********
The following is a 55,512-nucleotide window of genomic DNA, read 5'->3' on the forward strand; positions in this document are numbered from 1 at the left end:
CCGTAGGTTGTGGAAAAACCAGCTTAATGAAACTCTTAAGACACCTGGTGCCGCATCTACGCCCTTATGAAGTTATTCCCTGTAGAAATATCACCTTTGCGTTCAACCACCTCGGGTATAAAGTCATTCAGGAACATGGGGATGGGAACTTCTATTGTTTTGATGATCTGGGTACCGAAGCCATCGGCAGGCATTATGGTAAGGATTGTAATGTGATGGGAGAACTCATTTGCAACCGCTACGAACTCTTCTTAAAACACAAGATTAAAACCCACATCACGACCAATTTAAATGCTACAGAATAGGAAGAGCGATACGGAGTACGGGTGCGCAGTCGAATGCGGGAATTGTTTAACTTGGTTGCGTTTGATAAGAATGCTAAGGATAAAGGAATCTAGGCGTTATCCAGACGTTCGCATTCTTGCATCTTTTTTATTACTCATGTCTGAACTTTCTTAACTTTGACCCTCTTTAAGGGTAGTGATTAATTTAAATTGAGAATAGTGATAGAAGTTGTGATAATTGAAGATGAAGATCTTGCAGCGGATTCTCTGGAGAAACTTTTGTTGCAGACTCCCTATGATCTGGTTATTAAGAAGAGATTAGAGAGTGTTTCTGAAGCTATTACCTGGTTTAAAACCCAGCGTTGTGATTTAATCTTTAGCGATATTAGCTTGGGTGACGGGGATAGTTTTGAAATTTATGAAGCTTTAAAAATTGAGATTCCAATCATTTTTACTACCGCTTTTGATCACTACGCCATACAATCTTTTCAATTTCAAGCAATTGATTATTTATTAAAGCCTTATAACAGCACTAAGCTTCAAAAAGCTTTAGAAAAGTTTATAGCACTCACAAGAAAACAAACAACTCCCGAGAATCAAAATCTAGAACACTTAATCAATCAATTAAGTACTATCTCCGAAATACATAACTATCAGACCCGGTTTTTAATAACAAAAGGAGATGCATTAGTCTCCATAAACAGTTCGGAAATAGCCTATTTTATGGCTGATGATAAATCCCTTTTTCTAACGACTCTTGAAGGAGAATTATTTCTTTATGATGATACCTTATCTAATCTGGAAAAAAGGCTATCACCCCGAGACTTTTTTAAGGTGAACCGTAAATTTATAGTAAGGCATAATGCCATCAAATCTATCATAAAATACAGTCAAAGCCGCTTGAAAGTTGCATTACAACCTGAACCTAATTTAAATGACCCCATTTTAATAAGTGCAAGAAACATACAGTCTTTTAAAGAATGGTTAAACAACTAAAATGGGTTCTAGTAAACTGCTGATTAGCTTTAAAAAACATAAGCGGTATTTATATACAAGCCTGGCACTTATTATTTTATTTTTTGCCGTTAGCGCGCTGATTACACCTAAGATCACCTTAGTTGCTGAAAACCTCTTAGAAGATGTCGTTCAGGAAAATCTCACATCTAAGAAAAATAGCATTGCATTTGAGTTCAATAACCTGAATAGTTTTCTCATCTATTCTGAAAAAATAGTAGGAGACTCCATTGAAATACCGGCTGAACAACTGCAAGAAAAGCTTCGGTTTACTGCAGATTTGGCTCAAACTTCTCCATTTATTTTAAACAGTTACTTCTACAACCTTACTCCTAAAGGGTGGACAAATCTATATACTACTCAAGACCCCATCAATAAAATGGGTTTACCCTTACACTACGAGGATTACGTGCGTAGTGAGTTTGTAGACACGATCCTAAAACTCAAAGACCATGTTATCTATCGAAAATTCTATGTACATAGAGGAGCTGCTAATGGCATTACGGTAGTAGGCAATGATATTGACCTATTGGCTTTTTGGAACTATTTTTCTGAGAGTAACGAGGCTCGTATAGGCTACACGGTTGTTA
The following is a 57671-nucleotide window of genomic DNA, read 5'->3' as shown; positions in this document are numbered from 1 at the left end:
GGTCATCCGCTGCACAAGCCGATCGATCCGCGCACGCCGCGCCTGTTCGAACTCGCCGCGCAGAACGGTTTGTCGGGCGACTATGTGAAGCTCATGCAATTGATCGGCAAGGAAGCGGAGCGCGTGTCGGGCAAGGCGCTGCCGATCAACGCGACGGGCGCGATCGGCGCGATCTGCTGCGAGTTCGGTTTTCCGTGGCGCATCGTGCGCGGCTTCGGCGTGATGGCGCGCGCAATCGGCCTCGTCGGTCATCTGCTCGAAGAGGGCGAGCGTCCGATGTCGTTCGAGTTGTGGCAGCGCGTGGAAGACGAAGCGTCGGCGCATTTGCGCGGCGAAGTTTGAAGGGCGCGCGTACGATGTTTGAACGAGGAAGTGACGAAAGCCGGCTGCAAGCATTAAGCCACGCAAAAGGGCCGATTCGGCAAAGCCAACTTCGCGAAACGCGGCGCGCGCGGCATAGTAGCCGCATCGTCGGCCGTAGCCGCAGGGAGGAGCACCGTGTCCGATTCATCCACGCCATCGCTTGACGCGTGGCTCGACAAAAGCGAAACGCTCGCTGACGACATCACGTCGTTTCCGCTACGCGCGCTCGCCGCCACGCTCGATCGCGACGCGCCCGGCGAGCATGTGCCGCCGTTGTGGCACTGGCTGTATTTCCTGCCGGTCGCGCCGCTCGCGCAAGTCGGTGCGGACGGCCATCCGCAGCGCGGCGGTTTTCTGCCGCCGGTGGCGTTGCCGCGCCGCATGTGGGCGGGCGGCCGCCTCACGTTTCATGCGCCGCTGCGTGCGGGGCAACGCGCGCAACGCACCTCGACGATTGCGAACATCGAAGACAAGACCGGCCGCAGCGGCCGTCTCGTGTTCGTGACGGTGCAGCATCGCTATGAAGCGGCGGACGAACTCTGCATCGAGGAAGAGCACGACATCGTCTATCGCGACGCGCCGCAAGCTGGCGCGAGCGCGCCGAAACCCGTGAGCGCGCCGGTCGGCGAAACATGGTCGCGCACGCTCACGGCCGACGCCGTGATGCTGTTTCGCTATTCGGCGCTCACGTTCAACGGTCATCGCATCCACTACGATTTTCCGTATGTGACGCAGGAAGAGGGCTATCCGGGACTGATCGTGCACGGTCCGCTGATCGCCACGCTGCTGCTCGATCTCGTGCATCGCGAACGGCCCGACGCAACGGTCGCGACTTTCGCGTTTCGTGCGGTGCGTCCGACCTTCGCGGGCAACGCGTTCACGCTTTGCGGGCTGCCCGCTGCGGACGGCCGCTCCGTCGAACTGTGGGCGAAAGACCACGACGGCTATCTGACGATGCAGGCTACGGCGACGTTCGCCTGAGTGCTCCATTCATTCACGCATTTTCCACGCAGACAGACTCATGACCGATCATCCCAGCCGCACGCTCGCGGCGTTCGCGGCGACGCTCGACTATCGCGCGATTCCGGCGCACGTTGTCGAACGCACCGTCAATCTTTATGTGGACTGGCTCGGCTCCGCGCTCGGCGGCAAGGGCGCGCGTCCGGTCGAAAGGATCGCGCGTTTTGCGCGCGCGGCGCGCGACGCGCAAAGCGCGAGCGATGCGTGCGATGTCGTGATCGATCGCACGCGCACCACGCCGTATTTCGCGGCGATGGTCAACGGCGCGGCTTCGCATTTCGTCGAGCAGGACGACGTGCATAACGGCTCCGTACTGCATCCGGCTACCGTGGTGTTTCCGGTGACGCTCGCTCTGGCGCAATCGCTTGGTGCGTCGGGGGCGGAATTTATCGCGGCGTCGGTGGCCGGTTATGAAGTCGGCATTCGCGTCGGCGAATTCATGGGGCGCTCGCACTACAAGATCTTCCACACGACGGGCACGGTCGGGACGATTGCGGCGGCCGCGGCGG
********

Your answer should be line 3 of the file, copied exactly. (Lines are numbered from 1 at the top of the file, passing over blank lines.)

The following is a 57671-nucleotide window of genomic DNA, read 5'->3' as shown; positions in this document are numbered from 1 at the left end: